In the long run there is a stable capital-output ratio ( $K/Y$ ), which is also expressed in empirical Kaldor’s law [18] : $K={c}_{K}Y$ ( ${c}_{K}=\text{const}$ ). Friedman shows that in the long run, permanent consumption is directly proportional to permanent income [9] : $C={c}_{Y}Y$ . Consequently, $K~C$ . This means that if you know the expected growth in consumption, it is easy to determine the expected growth in basic industrial capital.

R. Hall argues that if consumer’ expectations are rational then consumption follows the trajectory of a random walk [19] . This means that consumption C is not likely to be out of the region ${C}^{e}\le 3{\sigma}_{C}\sqrt{t}$ ( ${\sigma}_{C}$ is standard deviation of C). This follows from the properties of Gaussian random walks called the Wiener process [20] . Thus, it can be taken that ${C}_{\mathrm{max}}^{e}=3{\sigma}_{C}\sqrt{T-{T}_{0}}$ . This formula is valid for $\mathrm{ln}\left(T-{T}_{0}\right)>0$ , which implies that $T-{T}_{0}>e$ . Therefore, we can take ${\left({C}_{\mathrm{max}}^{e}\right)}_{0}=3{\sigma}_{C}\sqrt{3}$ . To estimate growth in consumption during the period of time $T-{T}_{0}$ one can suggest the following simple equation:

$\frac{{C}_{\mathrm{max}}^{e}}{{\left({C}_{\mathrm{max}}^{e}\right)}_{0}}=\sqrt{\frac{T-{T}_{0}}{3}}$ (33)

Therefore,

$\frac{{K}_{\mathrm{max}}}{{K}_{0}}=\sqrt{\frac{T-{T}_{0}}{3}}$ . (34)

Substituting $T=2050$ and ${T}_{0}=2010$ in Equation (34) we get: ${K}_{\mathrm{max}}\cong 3.6{K}_{0}$ . As ${K}_{\mathrm{max}}={K}_{0}\left(1+{k}_{1}\right)$ it implies that ${k}_{1}=2.6$ .

Trajectory of the US GDP till 2050 calculated with the model (19) and (21) is shown in Figure 9. Simulation pretty well describes the changes in economy during the long Kondratieff wave including a sharp decrease in 2008-2009 and 2038-2039 leading to a crisis and recession. These cyclical crises accompanied by depressions are seen especially clearly. The depth of the crisis depends on ${\nu}_{1}$ which reflects the speculative activity and ${\nu}_{0}$ this is a normal business activity. The forecast also shows that by 2050 the volume of US GDP will reach about 36 trillion dollars in constant 2000 prices, which almost coincides with the prediction obtained by Goldman Sachs analysts [21] .

The suggested mathematical model of long-term economic growth containing two (cyclical and trend) components provides a good description of real macroeconomic dynamics both qualitatively and quantitatively. The model also allows to estimate timings of crises, which can be seen in Figure 9. Still the question of special interest is the following: is it possible to more accurately predict the crisis time?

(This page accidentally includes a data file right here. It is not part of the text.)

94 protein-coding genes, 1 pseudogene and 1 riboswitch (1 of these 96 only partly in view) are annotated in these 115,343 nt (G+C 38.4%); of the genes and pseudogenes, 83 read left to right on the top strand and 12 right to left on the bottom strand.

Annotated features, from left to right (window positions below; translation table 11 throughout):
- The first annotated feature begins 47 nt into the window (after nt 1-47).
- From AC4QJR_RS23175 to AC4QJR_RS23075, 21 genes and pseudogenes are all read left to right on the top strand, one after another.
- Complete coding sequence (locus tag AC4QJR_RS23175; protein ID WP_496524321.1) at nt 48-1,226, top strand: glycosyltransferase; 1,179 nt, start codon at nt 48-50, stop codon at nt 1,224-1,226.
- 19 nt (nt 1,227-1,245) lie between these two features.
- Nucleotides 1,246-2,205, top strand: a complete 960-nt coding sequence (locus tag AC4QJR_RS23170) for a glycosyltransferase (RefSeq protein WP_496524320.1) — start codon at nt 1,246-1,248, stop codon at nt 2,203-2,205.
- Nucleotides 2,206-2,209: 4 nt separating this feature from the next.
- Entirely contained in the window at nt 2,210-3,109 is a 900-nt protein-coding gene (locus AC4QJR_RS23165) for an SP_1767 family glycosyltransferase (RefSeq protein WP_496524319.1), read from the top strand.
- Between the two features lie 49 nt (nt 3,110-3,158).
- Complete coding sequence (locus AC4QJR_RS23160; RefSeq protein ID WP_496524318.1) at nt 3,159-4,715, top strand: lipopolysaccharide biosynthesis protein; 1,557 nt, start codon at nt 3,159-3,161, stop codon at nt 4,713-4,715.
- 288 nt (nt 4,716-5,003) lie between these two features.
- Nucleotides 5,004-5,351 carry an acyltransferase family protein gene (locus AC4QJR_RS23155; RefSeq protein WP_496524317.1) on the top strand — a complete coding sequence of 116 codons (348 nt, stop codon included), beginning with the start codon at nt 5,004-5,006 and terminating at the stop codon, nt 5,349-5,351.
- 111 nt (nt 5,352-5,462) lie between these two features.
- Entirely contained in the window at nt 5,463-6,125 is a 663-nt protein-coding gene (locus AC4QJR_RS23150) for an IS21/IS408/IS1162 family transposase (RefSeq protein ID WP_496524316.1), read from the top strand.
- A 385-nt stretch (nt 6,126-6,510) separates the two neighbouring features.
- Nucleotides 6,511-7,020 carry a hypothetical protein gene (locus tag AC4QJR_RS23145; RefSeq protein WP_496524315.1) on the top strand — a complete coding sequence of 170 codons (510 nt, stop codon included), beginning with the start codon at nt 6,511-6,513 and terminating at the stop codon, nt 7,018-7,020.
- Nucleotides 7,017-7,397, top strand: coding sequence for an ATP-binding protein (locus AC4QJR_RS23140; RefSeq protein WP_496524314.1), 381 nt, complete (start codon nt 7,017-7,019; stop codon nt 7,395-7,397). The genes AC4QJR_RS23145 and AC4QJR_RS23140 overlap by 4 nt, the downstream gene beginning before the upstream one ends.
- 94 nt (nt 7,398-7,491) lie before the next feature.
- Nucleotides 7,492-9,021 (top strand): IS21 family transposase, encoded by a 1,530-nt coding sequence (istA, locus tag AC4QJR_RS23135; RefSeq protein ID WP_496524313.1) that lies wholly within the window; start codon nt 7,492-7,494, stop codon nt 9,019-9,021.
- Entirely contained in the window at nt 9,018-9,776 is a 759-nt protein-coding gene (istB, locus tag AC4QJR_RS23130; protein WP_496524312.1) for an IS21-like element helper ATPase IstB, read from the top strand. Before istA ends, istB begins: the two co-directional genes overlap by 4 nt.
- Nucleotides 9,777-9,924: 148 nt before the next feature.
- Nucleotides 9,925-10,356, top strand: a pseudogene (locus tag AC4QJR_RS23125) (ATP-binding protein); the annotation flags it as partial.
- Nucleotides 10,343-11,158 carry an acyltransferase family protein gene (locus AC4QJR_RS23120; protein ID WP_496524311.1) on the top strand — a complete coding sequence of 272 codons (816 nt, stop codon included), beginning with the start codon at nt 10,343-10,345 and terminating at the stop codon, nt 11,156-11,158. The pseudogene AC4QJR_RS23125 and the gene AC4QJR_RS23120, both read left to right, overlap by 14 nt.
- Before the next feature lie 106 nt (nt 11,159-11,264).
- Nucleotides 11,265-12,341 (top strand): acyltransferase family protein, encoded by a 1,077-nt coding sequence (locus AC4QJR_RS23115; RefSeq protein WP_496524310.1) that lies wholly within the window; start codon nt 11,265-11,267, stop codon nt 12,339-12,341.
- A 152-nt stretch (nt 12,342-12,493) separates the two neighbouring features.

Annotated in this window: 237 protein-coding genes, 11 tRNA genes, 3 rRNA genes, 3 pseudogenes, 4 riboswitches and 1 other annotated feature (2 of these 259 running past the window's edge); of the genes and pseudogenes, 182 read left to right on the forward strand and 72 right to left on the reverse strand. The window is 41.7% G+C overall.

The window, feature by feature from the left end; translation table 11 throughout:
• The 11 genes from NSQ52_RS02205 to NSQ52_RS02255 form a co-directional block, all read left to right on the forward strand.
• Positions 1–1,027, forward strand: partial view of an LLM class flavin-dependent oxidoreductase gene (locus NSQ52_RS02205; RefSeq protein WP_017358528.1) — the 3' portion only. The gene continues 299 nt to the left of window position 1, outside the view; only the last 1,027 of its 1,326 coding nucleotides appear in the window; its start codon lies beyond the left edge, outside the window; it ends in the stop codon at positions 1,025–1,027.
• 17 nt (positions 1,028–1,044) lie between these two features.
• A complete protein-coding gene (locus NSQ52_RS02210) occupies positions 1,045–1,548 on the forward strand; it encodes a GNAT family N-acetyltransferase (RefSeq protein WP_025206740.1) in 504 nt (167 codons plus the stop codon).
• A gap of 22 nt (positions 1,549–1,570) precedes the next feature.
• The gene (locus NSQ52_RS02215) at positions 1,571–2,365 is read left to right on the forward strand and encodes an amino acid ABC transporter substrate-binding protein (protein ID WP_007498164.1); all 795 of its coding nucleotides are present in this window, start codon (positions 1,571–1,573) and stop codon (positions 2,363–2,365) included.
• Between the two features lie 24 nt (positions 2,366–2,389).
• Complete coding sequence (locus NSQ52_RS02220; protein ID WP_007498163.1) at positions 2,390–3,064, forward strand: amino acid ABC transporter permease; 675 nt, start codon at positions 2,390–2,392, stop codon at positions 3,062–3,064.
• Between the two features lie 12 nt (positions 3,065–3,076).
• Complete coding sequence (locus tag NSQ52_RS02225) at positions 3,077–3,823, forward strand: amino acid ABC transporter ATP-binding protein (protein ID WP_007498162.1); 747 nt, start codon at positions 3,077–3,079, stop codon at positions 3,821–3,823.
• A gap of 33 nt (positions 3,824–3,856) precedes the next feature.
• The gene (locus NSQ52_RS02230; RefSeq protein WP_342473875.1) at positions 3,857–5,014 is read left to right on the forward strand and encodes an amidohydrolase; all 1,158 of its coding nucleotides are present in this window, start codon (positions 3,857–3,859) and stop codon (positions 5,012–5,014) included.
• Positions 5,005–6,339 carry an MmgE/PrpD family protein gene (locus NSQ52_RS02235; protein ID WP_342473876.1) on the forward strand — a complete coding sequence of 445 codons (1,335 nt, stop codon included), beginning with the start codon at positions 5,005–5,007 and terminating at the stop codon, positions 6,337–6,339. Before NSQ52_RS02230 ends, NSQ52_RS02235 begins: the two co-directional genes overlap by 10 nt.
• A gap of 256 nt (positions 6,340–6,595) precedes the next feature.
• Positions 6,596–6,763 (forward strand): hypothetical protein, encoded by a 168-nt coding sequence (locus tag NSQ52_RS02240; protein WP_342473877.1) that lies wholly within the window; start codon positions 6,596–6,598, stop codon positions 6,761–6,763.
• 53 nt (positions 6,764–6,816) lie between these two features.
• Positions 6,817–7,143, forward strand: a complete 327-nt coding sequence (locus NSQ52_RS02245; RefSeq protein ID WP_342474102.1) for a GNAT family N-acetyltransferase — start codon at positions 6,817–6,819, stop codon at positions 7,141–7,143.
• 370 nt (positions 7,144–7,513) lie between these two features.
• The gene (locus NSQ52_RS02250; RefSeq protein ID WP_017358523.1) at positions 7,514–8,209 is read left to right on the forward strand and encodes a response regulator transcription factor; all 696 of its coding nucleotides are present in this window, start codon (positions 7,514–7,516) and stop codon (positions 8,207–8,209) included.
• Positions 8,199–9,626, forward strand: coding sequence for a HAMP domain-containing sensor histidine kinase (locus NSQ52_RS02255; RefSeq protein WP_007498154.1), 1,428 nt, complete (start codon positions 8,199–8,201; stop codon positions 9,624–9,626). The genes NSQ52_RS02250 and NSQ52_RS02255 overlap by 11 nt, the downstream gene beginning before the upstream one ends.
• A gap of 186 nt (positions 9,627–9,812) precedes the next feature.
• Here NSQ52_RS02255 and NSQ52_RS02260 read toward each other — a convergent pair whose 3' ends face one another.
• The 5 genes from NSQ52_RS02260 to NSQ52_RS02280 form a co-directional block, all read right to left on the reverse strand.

Figure 9. Forecast of US GDP.

4. Burst of the Gold and Oil Bubbles as a Predictor of the Global Economic and Financial Crisis

Didier Sornette, Anders Johansen and their colleagues (e.g., [22] ) have demonstrated that accelerating log-periodic oscillations superimposed over an explosive growth trend that is described with a power-law function with a singularity (or quasi-singularity) in a finite moment of time ${t}_{C}$ ,

$x\left(t\right)=a+\u0432{\left({t}_{C}-t\right)}^{\beta}+c{\left({t}_{C}-t\right)}^{\beta}\mathrm{cos}\left[\omega \mathrm{ln}\left({t}_{C}-t\right)+\varphi \right]$ , (34)

are observed in situations leading to crashes and catastrophes, and can be treated as their predictors. In our paper [23] we show that the hyperbolic growth in the global prices of highly liquid commodities (such as gold and oil) can be treated as a predictor of a deep crisis in the world economy, and we have proposed an algorithm for estimating the critical time (the time of the crisis) based on approximation of current prices dynamics with a function of type (34). Energy is a major productive resource. The structure and the level of energy consumption describe the state of world and national economies, as well as the level and quality of life. There is also a close connection between energy consumption and economic growth. Currently the dominant energy source is oil, but the era of gas is approaching. Marchetti and Nakicenovic were the first who drew attention to the cyclic increases of prices of the dominant energy sources with a period of Kondratieff cycles [24] . These price increases usually last for about 10 years and lead to significant shift in structure of energy consumption. We have shown that these increases of prices are predictors of the global crises in the world economic and financial system. Indeed when the global economy is in the upswing phase of Kondratieff wave, the global market expands and oil prices are stably low and are determined by the costs of production and transportation in agreement with theory of Kondratieff waves. But as soon as there is a significant world market downturn in a downswing phase of Kondratieff wave, capital begins to rapidly flow into oil and gold which are commodities with absolute (or almost absolute) liquidity. All this causes increase in oil and gold prices, as is shown in Figure 10 and Figure 11.